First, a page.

Steatohepatitis (or "fatty liver disease") occurs when the normal liver cells are replaced by fat, leading to a poorly functioning liver. There are two types of steatohepatitis: alcoholic and non-alcoholic.
As the name suggests, alcoholic steatohepatitis occurs due to damage from long-term alcohol abuse. Nonalcoholic fatty liver disease (NAFLD, nonalcoholic steatohepatitis or NASH) occurs when the disease is not associated with excess alcohol intake. Usually, the cause of NASH (or NAFLD) is obesity or diabetes.
Long term complications of fatty liver disease include cirrhosis, which means that the liver is no longer functioning properly. Unfortunately, many people with fatty liver disease do not know they have a problem until it is too late to prevent liver damage. In these cases, preventing further damage to the liver is critical. If alcohol is the cause, than discontinuing consumption of alcohol will reduce further damage. For people with NASH, losing weight, reducing fat intake, managing diabetes effectively, following a healthy diet, and exercising regularly are the best ways to prevent additional damage.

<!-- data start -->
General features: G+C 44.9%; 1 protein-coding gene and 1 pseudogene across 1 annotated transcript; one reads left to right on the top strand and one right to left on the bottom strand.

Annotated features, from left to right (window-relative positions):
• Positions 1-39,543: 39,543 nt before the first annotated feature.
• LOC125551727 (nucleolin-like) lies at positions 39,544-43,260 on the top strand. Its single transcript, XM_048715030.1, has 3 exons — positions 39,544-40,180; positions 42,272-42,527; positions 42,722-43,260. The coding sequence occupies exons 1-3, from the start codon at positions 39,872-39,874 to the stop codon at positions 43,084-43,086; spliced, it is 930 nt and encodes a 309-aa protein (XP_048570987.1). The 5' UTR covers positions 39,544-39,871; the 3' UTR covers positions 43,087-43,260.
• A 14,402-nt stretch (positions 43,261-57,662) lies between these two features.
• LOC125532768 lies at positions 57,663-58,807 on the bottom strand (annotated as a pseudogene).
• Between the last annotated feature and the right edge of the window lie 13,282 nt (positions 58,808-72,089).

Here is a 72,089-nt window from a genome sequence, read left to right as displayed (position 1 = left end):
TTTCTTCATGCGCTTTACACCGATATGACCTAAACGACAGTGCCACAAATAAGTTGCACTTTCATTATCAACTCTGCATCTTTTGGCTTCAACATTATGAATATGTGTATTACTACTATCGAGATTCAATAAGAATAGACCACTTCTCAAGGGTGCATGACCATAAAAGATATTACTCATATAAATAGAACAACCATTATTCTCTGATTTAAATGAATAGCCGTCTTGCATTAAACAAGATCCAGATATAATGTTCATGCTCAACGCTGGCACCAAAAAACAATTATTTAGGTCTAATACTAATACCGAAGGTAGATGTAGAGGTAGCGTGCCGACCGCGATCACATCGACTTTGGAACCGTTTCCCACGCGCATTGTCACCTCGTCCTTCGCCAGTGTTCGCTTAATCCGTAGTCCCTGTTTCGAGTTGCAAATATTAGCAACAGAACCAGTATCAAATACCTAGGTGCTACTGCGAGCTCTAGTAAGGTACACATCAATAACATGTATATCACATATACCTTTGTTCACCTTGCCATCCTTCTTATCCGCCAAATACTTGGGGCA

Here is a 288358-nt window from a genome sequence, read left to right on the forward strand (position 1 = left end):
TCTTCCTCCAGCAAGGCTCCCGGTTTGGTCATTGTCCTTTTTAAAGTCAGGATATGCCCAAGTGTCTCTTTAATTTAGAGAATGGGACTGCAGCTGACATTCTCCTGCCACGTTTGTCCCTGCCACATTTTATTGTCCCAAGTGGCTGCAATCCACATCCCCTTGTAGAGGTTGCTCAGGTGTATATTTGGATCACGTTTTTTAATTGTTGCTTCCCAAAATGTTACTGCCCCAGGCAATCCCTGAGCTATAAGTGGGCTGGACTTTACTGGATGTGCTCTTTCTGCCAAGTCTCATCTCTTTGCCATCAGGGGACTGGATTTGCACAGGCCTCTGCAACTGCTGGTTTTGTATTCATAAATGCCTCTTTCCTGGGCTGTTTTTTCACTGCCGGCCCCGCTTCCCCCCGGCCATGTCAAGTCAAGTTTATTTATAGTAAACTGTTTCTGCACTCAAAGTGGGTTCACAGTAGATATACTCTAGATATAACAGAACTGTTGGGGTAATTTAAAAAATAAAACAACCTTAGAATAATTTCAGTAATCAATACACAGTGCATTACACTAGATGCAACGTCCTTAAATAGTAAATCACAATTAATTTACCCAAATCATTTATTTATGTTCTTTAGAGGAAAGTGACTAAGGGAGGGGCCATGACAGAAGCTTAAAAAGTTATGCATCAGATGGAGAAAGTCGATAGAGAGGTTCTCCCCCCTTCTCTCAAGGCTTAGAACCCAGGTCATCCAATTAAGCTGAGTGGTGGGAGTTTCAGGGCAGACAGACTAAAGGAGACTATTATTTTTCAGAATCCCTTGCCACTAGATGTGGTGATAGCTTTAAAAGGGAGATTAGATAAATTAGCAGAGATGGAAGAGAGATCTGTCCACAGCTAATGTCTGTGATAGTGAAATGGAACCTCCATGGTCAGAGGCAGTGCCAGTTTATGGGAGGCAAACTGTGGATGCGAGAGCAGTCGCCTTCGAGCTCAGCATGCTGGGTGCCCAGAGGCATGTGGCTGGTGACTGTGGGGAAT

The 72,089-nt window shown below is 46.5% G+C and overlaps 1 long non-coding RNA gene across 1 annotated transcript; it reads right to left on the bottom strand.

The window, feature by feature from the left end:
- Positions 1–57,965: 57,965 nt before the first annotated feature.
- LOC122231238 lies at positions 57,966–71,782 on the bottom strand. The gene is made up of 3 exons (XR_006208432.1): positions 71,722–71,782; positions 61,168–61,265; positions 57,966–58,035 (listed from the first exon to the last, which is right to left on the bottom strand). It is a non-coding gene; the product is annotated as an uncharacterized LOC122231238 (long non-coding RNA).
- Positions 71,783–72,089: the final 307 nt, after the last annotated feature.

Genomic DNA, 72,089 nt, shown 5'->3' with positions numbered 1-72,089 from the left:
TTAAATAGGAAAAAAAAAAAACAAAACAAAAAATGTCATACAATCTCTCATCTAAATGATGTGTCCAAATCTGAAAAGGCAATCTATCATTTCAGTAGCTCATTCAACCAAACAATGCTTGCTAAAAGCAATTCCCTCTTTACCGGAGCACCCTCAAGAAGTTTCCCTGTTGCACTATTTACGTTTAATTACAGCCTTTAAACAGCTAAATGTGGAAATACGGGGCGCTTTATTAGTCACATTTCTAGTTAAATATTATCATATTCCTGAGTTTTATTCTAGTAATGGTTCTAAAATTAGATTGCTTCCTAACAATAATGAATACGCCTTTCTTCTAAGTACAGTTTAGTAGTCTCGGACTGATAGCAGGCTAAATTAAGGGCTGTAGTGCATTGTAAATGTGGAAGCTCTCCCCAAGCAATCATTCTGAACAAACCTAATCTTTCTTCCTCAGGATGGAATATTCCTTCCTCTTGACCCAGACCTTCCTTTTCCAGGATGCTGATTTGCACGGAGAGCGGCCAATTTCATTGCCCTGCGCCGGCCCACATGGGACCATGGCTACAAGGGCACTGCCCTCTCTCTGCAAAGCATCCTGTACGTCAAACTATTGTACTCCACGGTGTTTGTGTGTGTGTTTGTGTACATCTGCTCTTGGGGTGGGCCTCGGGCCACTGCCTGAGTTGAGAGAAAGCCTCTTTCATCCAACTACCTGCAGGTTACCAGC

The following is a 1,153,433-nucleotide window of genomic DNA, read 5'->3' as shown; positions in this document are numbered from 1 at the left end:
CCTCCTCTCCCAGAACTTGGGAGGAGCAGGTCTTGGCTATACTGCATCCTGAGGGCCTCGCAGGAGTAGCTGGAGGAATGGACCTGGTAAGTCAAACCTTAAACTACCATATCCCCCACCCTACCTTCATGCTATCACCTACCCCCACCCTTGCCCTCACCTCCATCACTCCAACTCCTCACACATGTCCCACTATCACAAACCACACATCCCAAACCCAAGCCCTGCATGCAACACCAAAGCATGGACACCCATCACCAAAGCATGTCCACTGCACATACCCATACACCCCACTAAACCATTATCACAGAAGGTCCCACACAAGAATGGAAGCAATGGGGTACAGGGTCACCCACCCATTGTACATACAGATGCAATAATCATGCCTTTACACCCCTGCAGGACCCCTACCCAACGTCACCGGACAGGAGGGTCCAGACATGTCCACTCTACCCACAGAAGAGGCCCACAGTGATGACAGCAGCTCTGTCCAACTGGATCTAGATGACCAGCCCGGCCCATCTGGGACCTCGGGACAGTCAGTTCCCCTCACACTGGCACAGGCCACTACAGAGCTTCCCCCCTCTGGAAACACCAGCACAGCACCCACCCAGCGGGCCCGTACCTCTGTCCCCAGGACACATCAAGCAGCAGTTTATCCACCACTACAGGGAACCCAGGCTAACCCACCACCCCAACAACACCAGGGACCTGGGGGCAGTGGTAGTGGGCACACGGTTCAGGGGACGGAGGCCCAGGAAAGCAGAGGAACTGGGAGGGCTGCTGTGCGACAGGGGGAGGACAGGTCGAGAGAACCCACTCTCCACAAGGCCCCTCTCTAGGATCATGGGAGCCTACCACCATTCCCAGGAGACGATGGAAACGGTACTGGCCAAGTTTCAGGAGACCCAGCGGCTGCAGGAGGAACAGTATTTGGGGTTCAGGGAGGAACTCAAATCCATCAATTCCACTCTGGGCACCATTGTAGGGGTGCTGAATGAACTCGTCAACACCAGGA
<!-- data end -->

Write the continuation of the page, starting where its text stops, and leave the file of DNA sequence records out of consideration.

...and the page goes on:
Diagnosis and Treatment
Anyone who believes they may have fatty liver or steatohepatitis should see a primary care doctor and a hepatologist for further evaluation. Blood tests to evaluate liver function and a biopsy to determine the amount of fat in the liver will probably be used to make the diagnosis.
Physician specialists at the Center for Liver Diseases work closely with other team members to manage fatty liver disease. Our nutritionists and/or diabetes educators work with patients to manage their weight and/or diabetes. If alcohol is at the root of the problem, then our social work staff can offer a variety of opportunities to help patients overcome their addiction.